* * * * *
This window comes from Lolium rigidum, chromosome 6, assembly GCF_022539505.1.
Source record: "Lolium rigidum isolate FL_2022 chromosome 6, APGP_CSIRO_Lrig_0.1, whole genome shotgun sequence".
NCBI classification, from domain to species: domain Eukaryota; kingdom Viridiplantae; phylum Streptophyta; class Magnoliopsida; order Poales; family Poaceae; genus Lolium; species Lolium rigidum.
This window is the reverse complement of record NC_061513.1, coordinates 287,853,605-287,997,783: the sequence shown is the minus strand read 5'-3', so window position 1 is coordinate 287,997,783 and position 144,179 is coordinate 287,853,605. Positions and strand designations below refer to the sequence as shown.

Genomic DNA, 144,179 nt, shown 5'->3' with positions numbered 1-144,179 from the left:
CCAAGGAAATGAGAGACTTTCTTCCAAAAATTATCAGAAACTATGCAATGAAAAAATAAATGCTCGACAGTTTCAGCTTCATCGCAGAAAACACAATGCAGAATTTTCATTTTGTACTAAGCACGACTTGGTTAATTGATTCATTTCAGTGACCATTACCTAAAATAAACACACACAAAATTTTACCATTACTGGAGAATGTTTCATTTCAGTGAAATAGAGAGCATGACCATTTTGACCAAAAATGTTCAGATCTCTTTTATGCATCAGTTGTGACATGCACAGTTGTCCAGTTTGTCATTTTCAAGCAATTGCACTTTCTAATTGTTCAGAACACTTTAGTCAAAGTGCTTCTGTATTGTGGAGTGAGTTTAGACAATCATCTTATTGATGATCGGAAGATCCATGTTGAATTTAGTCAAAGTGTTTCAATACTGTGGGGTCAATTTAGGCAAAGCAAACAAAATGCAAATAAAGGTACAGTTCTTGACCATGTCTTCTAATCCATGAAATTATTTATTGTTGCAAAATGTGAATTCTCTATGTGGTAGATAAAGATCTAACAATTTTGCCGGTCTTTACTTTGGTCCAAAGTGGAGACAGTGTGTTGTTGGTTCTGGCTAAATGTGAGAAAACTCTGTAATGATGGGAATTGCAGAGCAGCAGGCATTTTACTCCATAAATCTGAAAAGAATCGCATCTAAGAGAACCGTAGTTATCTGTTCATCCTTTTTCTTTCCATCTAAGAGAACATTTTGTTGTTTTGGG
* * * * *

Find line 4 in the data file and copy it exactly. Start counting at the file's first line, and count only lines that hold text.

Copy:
This window is the reverse complement of record NC_061513.1, coordinates 287,853,605-287,997,783: the sequence shown is the minus strand read 5'-3', so window position 1 is coordinate 287,997,783 and position 144,179 is coordinate 287,853,605. Positions and strand designations below refer to the sequence as shown.